The unhappy events of the last several weeks triggered by
the Grand Jury's decision in the Eric Garner case -- in which the police were
acquitted of homicide -- and the fatal shooting of two police officers in Brooklyn
last month brought to mind another city in another part of the world plunged
into chaos. It seemed like a sudden
spasm of violence from out of nowhere but that was because many of the city's
most prosperous residents failed to see what was happening in front of their
In the final months of 1978 terror was in the air. The well-to-do huddled in their homes at night, lighting candles because the power had died and there was no telling when it would be restored. They were scared out of their wits as the cries of outraged mobs filled the air, knowing that they were the target of their rancor. They just hoped that they would survive until dawn. And then in the morning they would try to resume their normal lives and go to work, only to be greeted by the sight of shattered windows in the banks and shops. It was becoming harder and harder for them to deny what was plainly evident: the world that these people knew -- a privileged class to be sure -- was soon going to come to an end.
This was the situation in Teheran before the collapse of the Shah's regime. Years ago, I was working on a book project with an Iranian exile who described what it was like. Leave aside that the Shah's regime which she supported and benefited from was corrupt -- that isn't the point. What has stayed with me was her observation that civilization is such a thin veneer and it can be swept away in an instant. In some way society is based on a shared illusion and once that illusion is shattered all bets are off.
And here we are, decades later, in another part of the world where history doesn't seem to matter so much, where power outages are rare, where things seem to function for the most part, and yet who are we to think that we are immune from the fears and fury that can upend our lives and divide friends and neighbors? History hasn't given us some kind of waiver for all the talk of American exceptionalism. We might be better prepared to deal with a 9/11 or a Hurricane Sandy -- collective threats from the outside -- than we are with racial tensions simmering in our own city, which can often be ignored (at least if you're white and middle-class) until something blows up. And something has just blown up.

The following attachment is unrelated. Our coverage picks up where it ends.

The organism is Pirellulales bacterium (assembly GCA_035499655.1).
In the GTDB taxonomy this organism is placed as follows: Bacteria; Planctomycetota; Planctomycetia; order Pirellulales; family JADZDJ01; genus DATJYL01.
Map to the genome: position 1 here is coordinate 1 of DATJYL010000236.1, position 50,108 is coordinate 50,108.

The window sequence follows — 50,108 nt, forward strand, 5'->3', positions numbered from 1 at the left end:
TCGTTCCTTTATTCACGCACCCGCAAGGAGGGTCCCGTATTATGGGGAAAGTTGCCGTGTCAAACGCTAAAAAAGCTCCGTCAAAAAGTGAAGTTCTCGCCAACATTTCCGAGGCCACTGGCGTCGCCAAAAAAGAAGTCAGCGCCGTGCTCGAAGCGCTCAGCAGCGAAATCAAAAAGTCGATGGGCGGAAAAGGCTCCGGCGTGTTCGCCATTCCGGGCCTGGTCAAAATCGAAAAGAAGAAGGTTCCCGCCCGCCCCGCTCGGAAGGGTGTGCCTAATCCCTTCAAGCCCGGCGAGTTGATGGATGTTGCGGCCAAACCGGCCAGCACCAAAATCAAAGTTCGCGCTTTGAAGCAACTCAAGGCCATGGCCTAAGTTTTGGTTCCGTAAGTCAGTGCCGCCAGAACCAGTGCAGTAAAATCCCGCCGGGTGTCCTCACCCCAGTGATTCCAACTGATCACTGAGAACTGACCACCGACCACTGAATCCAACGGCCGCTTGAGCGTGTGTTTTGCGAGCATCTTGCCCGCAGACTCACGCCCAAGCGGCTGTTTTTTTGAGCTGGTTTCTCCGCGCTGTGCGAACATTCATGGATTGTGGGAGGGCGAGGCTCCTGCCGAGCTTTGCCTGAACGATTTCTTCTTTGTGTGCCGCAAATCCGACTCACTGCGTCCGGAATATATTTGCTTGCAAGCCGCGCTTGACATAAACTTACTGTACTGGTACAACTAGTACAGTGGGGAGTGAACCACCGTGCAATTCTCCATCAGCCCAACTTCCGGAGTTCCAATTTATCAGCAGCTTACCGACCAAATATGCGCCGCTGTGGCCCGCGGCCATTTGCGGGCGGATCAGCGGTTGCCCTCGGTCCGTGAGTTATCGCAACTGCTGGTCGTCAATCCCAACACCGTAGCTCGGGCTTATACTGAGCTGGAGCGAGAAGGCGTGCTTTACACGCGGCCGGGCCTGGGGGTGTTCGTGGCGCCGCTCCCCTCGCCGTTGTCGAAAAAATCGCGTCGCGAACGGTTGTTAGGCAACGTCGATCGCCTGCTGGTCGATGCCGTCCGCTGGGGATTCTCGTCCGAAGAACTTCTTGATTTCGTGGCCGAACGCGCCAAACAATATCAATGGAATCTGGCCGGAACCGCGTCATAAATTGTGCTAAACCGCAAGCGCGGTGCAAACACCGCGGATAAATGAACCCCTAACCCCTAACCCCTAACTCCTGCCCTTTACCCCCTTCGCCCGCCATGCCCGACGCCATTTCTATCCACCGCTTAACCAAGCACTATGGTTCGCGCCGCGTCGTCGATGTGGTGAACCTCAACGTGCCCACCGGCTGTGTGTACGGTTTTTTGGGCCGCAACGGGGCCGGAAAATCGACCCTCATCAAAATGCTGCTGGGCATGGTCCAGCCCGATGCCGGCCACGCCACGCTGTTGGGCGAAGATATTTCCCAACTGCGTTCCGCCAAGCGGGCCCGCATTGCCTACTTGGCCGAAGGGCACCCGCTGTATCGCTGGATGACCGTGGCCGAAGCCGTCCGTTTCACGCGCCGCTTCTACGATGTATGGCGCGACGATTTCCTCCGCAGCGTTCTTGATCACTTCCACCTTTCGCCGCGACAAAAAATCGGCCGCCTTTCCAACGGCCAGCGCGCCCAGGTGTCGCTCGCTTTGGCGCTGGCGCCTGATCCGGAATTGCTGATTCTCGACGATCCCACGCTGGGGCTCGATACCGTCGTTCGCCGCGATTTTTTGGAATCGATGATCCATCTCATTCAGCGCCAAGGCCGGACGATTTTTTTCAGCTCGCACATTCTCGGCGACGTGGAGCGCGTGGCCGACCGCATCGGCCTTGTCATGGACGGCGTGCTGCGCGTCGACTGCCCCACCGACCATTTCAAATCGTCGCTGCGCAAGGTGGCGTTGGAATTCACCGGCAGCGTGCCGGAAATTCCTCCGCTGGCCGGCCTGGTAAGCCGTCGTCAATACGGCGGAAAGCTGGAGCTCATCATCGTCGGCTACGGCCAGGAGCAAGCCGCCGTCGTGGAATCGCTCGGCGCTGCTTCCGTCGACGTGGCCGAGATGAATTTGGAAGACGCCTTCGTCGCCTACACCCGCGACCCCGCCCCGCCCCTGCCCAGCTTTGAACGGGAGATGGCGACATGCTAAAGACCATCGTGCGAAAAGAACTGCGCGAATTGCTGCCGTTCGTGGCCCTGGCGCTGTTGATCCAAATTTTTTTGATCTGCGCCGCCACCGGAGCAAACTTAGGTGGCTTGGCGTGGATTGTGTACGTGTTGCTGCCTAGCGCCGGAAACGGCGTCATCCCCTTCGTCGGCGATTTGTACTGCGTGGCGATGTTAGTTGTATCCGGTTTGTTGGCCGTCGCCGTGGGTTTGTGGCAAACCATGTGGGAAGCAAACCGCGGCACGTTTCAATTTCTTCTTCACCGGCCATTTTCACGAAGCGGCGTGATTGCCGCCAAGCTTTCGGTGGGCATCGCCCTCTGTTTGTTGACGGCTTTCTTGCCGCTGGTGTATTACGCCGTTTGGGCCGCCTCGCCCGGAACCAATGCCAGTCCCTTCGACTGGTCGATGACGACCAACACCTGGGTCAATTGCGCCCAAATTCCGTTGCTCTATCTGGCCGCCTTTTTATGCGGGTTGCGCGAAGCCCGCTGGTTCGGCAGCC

The brutal slaying of two police officers in Brooklyn last month has only ratcheted up the tension and further polarized the city. What makes the situation more volatile is the exploitation of the tragedy to fit into a narrative in which Mayor Bill DeBlazio's policies are somehow blamed for the murders as Patrick Lynch, head of the Policemen's Benevolent Association, has alleged. Lynch has doubled down, contending that the police now need to be on a war footing, but just who is supposed to be the enemy -- the public? Minorities? The Mayor? (Possibly the most immediate impact is a curtailment of community policing intended to overcome suspicion of the police in minority communities.) In contrast to his predecessors Michael Bloomberg and Rudolph Giuliani (who weighed in with his own criticism of the current occupant of City Hall), for whom the police could do no wrong, DeBlazio is accused by detractors of weakening and demoralizing the NYPD, most notably by curbing the controversial practice of stop-and-frisk. He was already under fire when he cautioned his biracial son Dante to be careful around the police or when he referred to an "alleged" assault against police officers during an otherwise peaceful protest when there didn't appear to be anything 'alleged' about it. DeBlazio already had a low standing -- in the thirties -- among white New Yorkers before the killings but still retains widespread popularity among blacks and Hispanics, which only underscores how far apart the races are even in the most diverse city in the country. DeBlazio is now being compared --not favorably either -- with John Lindsay, New York's mayor at a time when police officers were being targeted by black militants and crime was at a peak. (New York's murder rate has declined from over 2000 to under 300.)The defensive stance by police is understandable in light of threats made against them on social media and claims that a fringe group of protesters took up a chant calling for the death of cops. As in so many instances, the conversation -- in the city and the country -- is in danger of becoming monopolized by the most incendiary voices -- how else to get people's attention? The holiday spirit is in short supply. I'm not arguing that New York in 2014 is about to turn into Teheran in 1978 or even New York in 1972. But here's something to bear in mind: The angry mob crying out for the death of upper- and middle-class Iranians in the middle of the night didn't exist. The opponents of the Shah had hidden microphones among the trees in the wealthier sections of Teheran to make it seem as if hundreds of people were gathered in the dark, ready to move in for the kill, when in fact hardly anyone was there at all